Sexual abuse is a serious problem that far too often is kept hidden, and when it happens in a community as isolated as the Amish, it’s even more difficult for victims to be helped and offenders to be prosecuted.
FOX 43’s Trang Do has the story of a former Amish family and community leaders who are trying to break the culture of silence through outreach and education.
“I grew up Amish, not knowing any different. And I loved it, I loved my parents. Yeah, I loved it. I never dreamed that I would not be Amish,” said a former Amish woman whose name we are withholding.
But one difficult day, she and her husband made the decision to leave the only way of life they’d ever known, after discovering their children had been sexually abused.
When they brought up the issue with leaders of their church, they said they were told to forgive and forget, something the couple just couldn’t bring themselves to do.
“Just because you forgive them doesn’t make it right what they did,” she said. “And you don’t just leave them out there to go do some more.”
“It gets to a point where I was like I cannot agree with your system any more,” added her husband. “So they were like, ‘Well, if you don’t agree with the system, I guess you’re going to have to leave.'”
For Lancaster County Court of Common Pleas Judge Dennis Reinaker, presiding over the case of Jonathan and Melvin Smucker was a hard lesson.
The Amish father and son were convicted of sexually abusing young girls in 2010.
But the victims would only agree to cooperate with prosecutors if they were promised that the two men would not face any jail time.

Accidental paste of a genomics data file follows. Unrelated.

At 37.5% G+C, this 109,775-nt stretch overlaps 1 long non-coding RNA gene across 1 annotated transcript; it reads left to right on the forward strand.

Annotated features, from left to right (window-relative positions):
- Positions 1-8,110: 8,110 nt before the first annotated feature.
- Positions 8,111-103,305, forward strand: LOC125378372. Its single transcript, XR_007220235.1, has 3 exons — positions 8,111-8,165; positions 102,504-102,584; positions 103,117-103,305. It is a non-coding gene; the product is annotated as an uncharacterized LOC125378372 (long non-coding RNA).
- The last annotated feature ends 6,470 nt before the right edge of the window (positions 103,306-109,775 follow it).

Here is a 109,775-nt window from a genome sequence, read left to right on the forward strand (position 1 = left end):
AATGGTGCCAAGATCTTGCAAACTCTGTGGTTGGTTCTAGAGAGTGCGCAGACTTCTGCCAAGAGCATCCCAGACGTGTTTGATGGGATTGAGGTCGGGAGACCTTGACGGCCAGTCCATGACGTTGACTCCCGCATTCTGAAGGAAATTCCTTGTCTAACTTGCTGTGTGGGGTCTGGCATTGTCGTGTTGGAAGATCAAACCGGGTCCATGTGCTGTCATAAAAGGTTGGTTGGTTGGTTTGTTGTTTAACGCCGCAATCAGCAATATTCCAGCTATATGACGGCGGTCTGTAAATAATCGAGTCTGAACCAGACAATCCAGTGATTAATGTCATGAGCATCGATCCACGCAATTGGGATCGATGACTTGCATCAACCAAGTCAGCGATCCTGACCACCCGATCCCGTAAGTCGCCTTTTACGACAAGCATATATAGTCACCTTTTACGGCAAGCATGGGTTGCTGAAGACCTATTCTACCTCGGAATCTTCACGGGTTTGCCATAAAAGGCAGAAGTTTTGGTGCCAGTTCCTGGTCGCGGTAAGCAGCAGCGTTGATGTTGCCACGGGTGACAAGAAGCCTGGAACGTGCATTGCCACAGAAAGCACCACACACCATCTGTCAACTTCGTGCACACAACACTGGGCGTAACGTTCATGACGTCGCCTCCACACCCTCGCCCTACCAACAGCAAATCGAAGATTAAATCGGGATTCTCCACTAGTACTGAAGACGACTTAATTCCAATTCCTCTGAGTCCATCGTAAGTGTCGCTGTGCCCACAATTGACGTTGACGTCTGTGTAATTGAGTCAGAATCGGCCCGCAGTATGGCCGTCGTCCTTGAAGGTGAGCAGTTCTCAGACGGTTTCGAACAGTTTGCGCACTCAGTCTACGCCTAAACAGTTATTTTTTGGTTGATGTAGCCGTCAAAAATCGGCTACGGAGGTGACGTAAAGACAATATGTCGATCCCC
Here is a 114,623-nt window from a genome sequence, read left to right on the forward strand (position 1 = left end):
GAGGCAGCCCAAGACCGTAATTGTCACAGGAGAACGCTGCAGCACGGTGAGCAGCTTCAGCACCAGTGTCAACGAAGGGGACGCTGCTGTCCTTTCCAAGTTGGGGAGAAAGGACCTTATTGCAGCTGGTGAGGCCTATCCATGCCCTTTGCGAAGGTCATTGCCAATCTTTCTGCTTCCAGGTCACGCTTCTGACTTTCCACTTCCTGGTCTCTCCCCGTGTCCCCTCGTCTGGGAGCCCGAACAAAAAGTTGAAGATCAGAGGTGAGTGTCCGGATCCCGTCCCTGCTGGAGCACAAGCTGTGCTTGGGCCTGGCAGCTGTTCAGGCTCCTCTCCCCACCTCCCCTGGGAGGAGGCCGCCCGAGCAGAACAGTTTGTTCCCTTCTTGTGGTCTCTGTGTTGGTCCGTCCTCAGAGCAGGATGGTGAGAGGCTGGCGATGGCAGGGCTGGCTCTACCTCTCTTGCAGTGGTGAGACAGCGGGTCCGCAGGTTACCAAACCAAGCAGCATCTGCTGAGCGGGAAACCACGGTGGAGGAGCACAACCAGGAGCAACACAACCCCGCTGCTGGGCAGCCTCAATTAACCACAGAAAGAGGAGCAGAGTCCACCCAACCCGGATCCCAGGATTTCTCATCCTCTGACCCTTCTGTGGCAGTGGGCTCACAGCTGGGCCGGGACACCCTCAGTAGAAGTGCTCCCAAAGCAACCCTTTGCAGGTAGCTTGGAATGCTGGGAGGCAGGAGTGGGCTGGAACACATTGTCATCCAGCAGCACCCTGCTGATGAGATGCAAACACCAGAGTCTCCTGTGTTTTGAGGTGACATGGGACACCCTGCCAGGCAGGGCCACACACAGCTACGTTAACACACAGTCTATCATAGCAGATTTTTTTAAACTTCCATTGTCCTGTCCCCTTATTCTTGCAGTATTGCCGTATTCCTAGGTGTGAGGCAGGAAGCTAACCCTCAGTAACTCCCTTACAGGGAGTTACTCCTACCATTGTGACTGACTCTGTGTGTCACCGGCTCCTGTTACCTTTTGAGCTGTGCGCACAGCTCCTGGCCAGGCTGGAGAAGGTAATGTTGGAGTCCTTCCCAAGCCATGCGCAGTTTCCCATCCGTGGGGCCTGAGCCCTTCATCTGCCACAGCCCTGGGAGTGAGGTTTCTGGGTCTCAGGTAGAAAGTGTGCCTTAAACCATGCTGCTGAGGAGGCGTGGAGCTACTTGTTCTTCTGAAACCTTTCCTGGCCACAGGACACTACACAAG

“That’s been the Amish community’s approach from the very beginning, is to just get the victims to forgive the abusers and then there’s a sense that everything has been taken care of, and we know that’s not the case,” Reinaker said.
That’s why the judge decided to form the Plain Community Task Force in early 2011, to deal specifically with educating Lancaster County’s Amish about sexual abuse, the need to prosecute offenders and provide victims with the necessary support and counseling.
Linda Crockett of Samaritan Counseling Center is a member of the task force. Through her “Safe Church” Program, she trains clergy and lay leaders in child sexual abuse prevention and response.
“Amish communities are no different from ours, in that they have the inclination to hide this when it goes on,” she said. “They probably do a better job because they’re more insular. But I don’t want people to think that the Amish don’t have it figured out and we do in this community because we have a lot of work to do here too.”
But Crockett said the nature of Amish culture makes it that much more difficult for victims to speak out and communities to seek outside help.
“For anyone to speak outside of the Amish community would be seen as bringing shame to them and nobody wants to bring shame to their community,” she said. “So they tend to try and handle everything internally.”
In the two plus years since the task force was formed, members have been able to make some inroads into the Plain community to get a discussion started. But Judge Reinaker admits, progress isn’t moving as quickly as he hoped.
“You’re really dealing with centuries worth of practices and traditions and to expect that in a very short period of time, you’re going to be able to get those folks to put that aside and just work with us in ways that we’re used to dealing with, that really has been an eye-opener,” he said.
For the former Amish couple, they have no doubt that leaving their Amish lives behind was the right thing to do their family.
“It was surprising how the Lord just up and brought people right out to help us and stood behind us, supported us,” the husband said.
Though they’re proud of their heritage, they say the Plain community has a long way to go when it comes to addressing sexual abuse.
“I just knew that we needed help beyond what they were able to support us,” said the wife. “They don’t have the knowledge to deal with things like that. So they’d rather not have them exposed.”
The Plain Community Task Force is continuing its work on this issue.
Members say they’re in it for the long haul.
They hope to eventually get into Amish schools to educate children on recognizing inappropriate behavior.
Now, in some districts, Amish couples are being trained so they can reach out to members of their own communities.